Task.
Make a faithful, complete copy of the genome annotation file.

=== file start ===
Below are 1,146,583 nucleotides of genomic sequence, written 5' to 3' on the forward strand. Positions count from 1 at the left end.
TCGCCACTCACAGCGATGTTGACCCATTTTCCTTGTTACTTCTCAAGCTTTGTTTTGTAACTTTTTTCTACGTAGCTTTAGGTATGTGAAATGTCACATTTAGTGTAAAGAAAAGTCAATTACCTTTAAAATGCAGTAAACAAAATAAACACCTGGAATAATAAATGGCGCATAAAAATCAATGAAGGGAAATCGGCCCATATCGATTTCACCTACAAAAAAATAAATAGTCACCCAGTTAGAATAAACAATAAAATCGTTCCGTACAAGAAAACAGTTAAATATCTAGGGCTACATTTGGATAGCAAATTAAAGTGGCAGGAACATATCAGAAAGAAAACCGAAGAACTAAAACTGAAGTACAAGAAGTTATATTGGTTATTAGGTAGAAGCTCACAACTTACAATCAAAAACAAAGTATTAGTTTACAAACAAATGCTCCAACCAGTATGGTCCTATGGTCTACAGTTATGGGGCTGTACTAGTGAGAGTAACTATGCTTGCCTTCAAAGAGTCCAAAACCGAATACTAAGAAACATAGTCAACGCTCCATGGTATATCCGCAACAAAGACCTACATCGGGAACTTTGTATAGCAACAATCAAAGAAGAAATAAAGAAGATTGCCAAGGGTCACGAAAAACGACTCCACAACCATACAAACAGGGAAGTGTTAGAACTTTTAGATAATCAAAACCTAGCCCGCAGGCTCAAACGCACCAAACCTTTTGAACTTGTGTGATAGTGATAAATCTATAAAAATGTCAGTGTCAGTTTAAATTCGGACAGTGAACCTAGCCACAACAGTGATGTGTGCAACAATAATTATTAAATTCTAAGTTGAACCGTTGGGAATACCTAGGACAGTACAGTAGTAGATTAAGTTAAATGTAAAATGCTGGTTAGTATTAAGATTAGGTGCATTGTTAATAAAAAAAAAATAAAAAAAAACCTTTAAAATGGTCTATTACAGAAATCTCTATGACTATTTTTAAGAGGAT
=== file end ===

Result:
Below are 1,146,583 nucleotides of genomic sequence, written 5' to 3' on the forward strand. Positions count from 1 at the left end.
TCGCCACTCACAGCGATGTTGACCCATTTTCCTTGTTACTTCTCAAGCTTTGTTTTGTAACTTTTTTCTACGTAGCTTTAGGTATGTGAAATGTCACATTTAGTGTAAAGAAAAGTCAATTACCTTTAAAATGCAGTAAACAAAATAAACACCTGGAATAATAAATGGCGCATAAAAATCAATGAAGGGAAATCGGCCCATATCGATTTCACCTACAAAAAAATAAATAGTCACCCAGTTAGAATAAACAATAAAATCGTTCCGTACAAGAAAACAGTTAAATATCTAGGGCTACATTTGGATAGCAAATTAAAGTGGCAGGAACATATCAGAAAGAAAACCGAAGAACTAAAACTGAAGTACAAGAAGTTATATTGGTTATTAGGTAGAAGCTCACAACTTACAATCAAAAACAAAGTATTAGTTTACAAACAAATGCTCCAACCAGTATGGTCCTATGGTCTACAGTTATGGGGCTGTACTAGTGAGAGTAACTATGCTTGCCTTCAAAGAGTCCAAAACCGAATACTAAGAAACATAGTCAACGCTCCATGGTATATCCGCAACAAAGACCTACATCGGGAACTTTGTATAGCAACAATCAAAGAAGAAATAAAGAAGATTGCCAAGGGTCACGAAAAACGACTCCACAACCATACAAACAGGGAAGTGTTAGAACTTTTAGATAATCAAAACCTAGCCCGCAGGCTCAAACGCACCAAACCTTTTGAACTTGTGTGATAGTGATAAATCTATAAAAATGTCAGTGTCAGTTTAAATTCGGACAGTGAACCTAGCCACAACAGTGATGTGTGCAACAATAATTATTAAATTCTAAGTTGAACCGTTGGGAATACCTAGGACAGTACAGTAGTAGATTAAGTTAAATGTAAAATGCTGGTTAGTATTAAGATTAGGTGCATTGTTAATAAAAAAAAAATAAAAAAAAACCTTTAAAATGGTCTATTACAGAAATCTCTATGACTATTTTTAAGAGGAT